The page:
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Council panel passes Lipoa Point resolution

POSTED: November 19, 2008
WAILUKU - Maui Land & Pineapple Co. has set a firm Dec. 31 deadline for Maui County to make a formal commitment to a compromise plan to conserve thousands of acres of shoreline, watersheds and the beloved Lipoa Point and Honolua Bay.

The council's Policy Committee met Tuesday to act on a resolution by Council Member Jo Anne Johnson urging Mayor Charmaine Tavares' administration to enter into negotiations with ML&P.

"I just say we move on it as expeditiously as possible," Johnson said.

The committee unanimously passed the resolution.

Tavares - in a rare appearance before a council committee - said she's been negotiating since January with the company as well with as the grass-roots Save Honolua Coalition and Honolua Advisory Council on a deal.

ML&P officials said they need assurances from the County Council that it will support the company's quid pro quo requests for land-use entitlements in order to satisfy its board of directors.

The beleaguered company is offering to dedicate the coastal lands at Honolua and Lipoa to preservation but asks the county to ease restrictions on its Kapalua Mauka project district, including to allow 630 short-term rentals.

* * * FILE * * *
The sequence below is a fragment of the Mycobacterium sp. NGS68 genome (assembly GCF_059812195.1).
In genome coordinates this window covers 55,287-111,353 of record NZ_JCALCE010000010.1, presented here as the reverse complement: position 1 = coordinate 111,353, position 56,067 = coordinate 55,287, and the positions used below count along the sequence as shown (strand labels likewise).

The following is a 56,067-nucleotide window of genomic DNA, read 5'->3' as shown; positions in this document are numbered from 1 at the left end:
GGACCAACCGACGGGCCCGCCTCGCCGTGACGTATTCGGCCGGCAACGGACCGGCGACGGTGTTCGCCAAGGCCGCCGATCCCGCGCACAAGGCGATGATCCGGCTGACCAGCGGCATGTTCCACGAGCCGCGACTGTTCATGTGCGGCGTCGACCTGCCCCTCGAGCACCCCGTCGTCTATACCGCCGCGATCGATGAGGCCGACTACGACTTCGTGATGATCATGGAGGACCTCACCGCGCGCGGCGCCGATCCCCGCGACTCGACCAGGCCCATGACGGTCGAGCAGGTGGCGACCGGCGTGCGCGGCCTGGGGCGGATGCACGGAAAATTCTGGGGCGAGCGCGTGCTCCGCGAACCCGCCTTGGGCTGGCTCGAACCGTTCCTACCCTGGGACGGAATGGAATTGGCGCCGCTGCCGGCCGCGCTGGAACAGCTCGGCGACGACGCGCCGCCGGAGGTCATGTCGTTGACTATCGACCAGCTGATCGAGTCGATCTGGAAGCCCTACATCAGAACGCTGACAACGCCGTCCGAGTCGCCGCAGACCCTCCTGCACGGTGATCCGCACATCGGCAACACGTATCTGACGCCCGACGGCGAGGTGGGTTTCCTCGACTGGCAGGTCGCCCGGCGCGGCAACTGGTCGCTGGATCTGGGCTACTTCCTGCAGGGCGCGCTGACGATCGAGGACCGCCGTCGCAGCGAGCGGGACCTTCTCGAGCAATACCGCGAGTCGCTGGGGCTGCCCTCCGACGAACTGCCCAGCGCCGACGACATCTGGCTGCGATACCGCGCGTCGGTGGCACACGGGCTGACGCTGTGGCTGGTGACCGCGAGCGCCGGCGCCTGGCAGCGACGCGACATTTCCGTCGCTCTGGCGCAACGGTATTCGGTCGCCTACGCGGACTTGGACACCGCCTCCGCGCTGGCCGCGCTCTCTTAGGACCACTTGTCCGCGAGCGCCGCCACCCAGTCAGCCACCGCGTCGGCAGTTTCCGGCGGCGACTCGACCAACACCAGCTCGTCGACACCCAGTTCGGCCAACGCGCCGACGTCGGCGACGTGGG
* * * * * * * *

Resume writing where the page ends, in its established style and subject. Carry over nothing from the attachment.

Tavares assured the committee members, activists, company and public that she is determined to reach an accord on the matter. However, she said even if her staff worked every day on this for the next six weeks, it still wouldn't be enough time to get all the necessary assessments, legislation and other requests in place by Dec. 31.

She also expressed concern that ML&P sounds more like its offering the county an ultimatum with its offer rather than leaving room for negotiation.

"As represented during the first meeting with the two community groups earlier this year, the offer was open until the end of the year with the requirement that material points of the compromise be confirmed by resolution of the Maui County Council," wrote ML&P President and CEO David Cole in a letter dated Tuesday.

"Cognizant of this deadline, we supported a resolution a few weeks ago (presented by Council Member Michael Victorino) in an attempt to expedite a decision. We remain ready to negotiate and conclude an agreement with the county, but we reiterate that our offer expires on Dec. 31."

The committee had rejected Victorino's resolution, which is essentially what the company is asking council members to reconsider.

ML&P spokeswoman Teri Freitas-Gorman told committee members that there is no flexibility with the deadline. But she also said she certainly doesn't anticipate the council to change the law in time for the new year.

A resolution in support of ML&P's wishes would put the board at ease, she said.

Tavares said the county needs clarification from ML&P exactly what it needs to have in hand to be satisfied.

Both the Save Honolua Coalition and Honolua Advisory Council support ML&P's "Compromise for Conservation" plan.

"Overall, it went well for me," Save Honolua Coalition President Kahu David Kapaku said of his testimony. "But I think what worries me is that we've got only six weeks; and at this point, the landowner has made it clear that on Dec. 31 they're done. Whatever that means."